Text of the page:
Wednesday, 7 September 2022
Deathstalker II (1987)
It’s not a true sequel to Deathstalker, having little to do with the earlier film and being much more of a spoof of the whole sword & sorcery genre.
Thief and adventurer Deathstalker (John Terlesky) rubs afoul of a formidable lady named Sultana (Toni Naples) over a jewel he stole and she vows revenge. His problems really begin when he rescues Reena (Monique Gabrielle). In fact he has to rescue her a couple of times, much against his will and his better judgment. She insists that she is both a seer and a princess. He is sceptical.
In fact she is a princess but there are two princesses. The second is Princess Evie (also played by Monique Gabrielle. She is not only a fake princess, she’s not even human. She’s a clone created by evil sorcerer Jarek (John Lazar) in order to allow him to gain control of the kingdom. She’s also a sort of vampire (the screenplay throws in everything but the kitchen sink).
Reena wants Deathstalker to help her regain her throne. He has no desire to do this until she mentions that there will be a huge reward in it for him.
Reena and Deathstalker encounter zombies (it was the 80s and zombies were all the rage) and are captured by scantily-clad amazon warriors. Deathstalker has to fight their fiercest warrior Gorgo (played by lady wrestler Queen Kong) and she’s pretty terrifying.
The amazon queen (played by María Socas) isn’t such a bad sort after all. She does make him engage in a fight-to-the-death with Gorgo and then tries to force him into marriage (being an amazon tribe they’re short of men) but when her plans are foiled she doesn’t hold a grudge. The amazons turn out to be on the side of the good guys (even if Reena gets pretty jealous when she catches Deathstalker canoodling with the queen).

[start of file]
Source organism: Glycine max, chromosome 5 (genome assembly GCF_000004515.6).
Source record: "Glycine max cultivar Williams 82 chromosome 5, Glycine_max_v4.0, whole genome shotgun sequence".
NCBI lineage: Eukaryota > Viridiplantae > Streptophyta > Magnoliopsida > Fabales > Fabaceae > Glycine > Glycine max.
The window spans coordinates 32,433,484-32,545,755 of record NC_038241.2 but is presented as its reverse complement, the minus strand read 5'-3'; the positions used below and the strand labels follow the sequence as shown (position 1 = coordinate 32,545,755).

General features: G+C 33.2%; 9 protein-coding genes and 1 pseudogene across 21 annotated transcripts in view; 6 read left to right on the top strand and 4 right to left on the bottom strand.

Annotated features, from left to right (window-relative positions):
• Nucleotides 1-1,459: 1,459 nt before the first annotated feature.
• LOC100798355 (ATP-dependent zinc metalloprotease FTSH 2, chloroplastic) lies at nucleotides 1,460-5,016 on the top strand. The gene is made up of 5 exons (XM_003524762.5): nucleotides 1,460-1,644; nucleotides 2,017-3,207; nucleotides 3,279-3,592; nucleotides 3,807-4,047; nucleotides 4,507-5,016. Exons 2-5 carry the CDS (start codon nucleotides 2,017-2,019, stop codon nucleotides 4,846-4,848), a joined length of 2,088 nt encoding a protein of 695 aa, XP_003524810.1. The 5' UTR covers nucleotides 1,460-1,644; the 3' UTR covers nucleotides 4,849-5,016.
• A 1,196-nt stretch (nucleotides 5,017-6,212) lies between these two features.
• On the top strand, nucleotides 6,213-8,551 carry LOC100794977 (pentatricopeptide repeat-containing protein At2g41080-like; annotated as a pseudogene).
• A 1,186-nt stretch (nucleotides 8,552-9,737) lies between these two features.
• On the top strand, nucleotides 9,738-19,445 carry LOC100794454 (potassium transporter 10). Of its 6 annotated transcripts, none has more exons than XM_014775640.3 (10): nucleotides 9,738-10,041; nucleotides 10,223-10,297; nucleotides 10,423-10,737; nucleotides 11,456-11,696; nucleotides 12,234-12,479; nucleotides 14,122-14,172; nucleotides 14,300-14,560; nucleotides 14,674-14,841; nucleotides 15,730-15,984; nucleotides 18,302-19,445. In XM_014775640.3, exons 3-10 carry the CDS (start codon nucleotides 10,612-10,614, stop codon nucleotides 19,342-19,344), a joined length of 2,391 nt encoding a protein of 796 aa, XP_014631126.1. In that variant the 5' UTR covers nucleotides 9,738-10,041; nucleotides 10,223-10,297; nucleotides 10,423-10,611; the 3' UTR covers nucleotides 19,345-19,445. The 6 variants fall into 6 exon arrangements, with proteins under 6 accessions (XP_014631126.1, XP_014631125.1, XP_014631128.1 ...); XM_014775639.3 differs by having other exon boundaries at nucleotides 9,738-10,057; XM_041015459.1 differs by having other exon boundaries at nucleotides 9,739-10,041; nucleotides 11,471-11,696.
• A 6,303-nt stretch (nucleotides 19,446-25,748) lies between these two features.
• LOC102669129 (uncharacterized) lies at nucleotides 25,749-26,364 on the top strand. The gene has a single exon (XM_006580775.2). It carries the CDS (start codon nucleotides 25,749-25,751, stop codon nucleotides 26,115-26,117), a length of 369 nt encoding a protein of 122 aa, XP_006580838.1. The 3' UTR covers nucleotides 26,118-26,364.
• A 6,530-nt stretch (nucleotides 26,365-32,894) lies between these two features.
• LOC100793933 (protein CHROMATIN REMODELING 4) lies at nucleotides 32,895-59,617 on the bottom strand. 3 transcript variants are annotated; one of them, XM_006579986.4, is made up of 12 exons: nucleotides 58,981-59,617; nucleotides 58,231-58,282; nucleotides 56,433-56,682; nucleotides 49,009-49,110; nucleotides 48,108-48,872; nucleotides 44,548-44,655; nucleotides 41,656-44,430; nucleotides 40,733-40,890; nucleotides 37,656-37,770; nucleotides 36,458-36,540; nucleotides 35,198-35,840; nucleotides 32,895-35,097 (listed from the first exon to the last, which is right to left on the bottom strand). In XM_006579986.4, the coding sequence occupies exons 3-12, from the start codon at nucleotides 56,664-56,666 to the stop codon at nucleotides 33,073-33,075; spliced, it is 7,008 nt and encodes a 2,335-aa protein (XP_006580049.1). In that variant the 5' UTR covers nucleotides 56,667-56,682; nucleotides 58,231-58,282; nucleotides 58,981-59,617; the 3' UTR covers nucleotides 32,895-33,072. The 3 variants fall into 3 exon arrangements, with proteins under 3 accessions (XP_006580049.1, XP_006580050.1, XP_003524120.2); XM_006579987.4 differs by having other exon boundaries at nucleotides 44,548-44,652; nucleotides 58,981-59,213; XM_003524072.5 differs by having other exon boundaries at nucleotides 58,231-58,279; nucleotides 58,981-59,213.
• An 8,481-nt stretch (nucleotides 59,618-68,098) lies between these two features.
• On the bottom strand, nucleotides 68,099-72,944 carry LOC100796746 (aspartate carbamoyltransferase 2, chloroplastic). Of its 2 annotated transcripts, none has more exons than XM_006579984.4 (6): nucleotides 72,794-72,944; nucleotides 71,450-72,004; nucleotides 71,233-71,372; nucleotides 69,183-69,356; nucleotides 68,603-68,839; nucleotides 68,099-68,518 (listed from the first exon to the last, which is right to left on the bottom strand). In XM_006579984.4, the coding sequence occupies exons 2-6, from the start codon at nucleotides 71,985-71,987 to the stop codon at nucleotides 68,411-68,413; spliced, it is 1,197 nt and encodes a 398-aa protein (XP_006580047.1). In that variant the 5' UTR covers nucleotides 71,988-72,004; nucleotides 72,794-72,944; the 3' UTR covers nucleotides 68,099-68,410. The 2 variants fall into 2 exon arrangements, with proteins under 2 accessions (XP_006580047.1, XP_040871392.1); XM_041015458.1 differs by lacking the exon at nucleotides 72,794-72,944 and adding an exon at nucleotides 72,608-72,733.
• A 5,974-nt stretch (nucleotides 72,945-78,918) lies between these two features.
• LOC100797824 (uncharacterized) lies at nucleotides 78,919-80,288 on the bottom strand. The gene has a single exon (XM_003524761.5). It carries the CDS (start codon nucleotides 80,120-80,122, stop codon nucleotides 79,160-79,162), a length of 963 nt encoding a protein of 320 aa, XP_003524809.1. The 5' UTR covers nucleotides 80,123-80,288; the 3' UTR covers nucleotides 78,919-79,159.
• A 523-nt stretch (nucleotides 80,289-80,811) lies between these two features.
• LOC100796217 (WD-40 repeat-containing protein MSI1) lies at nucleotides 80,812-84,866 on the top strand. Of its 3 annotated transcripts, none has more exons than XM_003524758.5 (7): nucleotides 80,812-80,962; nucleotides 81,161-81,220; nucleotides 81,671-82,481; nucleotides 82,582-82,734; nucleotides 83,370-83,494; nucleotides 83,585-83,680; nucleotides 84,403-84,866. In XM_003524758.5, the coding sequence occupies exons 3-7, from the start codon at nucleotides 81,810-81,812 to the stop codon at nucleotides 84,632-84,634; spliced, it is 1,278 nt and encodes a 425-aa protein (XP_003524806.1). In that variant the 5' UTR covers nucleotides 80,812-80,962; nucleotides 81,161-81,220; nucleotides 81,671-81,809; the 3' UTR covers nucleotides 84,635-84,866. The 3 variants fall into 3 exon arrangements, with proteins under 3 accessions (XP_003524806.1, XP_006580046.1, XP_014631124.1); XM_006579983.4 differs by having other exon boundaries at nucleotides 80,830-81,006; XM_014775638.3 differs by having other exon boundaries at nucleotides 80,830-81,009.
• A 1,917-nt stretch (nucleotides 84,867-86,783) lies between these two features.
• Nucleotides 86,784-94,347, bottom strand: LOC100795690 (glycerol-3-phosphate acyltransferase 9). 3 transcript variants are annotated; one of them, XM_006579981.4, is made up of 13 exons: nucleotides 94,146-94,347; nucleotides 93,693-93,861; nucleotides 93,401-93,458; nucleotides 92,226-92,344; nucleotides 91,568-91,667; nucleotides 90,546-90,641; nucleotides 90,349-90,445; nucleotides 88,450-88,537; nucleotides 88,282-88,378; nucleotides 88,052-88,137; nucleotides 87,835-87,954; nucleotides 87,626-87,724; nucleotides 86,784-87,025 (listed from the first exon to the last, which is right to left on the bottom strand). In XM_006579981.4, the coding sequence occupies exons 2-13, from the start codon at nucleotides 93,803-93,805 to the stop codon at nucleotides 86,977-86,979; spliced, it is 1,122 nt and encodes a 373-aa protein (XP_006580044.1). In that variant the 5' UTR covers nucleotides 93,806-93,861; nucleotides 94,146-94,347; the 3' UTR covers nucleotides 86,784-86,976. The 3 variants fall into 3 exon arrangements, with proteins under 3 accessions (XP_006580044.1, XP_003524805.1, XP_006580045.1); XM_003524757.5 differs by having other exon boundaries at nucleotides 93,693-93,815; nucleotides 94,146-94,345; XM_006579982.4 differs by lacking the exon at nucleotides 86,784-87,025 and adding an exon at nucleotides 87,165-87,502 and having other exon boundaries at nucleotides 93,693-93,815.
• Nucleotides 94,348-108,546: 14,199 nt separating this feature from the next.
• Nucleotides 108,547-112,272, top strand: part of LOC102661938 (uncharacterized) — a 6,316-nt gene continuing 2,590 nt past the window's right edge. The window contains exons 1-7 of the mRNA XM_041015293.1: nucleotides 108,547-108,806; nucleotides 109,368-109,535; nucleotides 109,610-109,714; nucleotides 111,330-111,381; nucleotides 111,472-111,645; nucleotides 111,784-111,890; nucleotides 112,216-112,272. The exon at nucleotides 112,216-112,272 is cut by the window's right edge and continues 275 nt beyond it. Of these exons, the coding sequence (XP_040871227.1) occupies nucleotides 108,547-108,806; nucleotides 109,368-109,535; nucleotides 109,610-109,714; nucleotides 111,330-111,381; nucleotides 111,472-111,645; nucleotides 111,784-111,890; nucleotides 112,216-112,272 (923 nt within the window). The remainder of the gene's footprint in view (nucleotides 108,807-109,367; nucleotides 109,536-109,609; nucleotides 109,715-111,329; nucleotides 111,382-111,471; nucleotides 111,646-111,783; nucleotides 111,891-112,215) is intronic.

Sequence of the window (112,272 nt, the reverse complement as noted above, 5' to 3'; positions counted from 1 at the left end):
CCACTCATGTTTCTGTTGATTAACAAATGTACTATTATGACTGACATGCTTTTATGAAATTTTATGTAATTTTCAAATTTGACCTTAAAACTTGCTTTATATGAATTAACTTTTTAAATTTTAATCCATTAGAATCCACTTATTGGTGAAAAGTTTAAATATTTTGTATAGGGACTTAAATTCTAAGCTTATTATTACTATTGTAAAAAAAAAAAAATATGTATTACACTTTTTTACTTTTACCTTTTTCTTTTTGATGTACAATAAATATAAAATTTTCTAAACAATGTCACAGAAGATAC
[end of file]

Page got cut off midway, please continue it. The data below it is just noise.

Jarek of course has despatched a team of terrifying thugs to track down and capture Princess Reena. He needs her alive because if she dies then the fake princess will die too).
We then get a succession of pretty enjoyable action sequences interspersed with lots of gags and pop culture references). They even find a way to add explosions to a sword & sorcery movie.
There’s plenty of sexual innuendo and a fair few topless scenes.
It’s all very silly but in a likeable way and director Jim Wynorski keeps the pacing breathless.
It was shot at a small studio in Argentina, using a lot of the sets built for the first Deathstalker movie. Most scenes were shot at night, making extensive use of fog machines, otherwise you’d have seen the freeway in the background.
The acting is very broad. John Terlesky and John Lazar ham it up unmercifully and the three main actresses have plenty of fun vamping it up. Monique Gabrielle handles her dual roles well, being sexy and evil as Evie and cute and adorable as Reena. María Socas takes things more seriously than the rest of the cast but she’s excellent as well.
This is a Roger Corman movie and Corman liked to save money. In this movie Deathstalker encounters hordes of miscellaneous thugs and henchmen but in fact they’re just three guys. Their faces are always masked so that the audience thinks Corman paid for lots of extras.
The end credits sequence is basically a blooper track.
Shout! Factory include this movie in their excellent four-movie Roger Corman Sword & Sorcery DVD boxed set. Deathstalker II gets a very good transfer and there’s an audio commentary featuring director Jim Wynorski and stars John Terlesky and Toni Naples. It’s obvious that they had a ball making this movie.
Deathstalker II is definitely not an attempt at a serious sword & sorcery movie. It’s silly and goofy but it’s fast-moving, exciting and amusing. If you’re in the mood for a real beer and popcorn movie this one should fit the bill. Very highly recommended.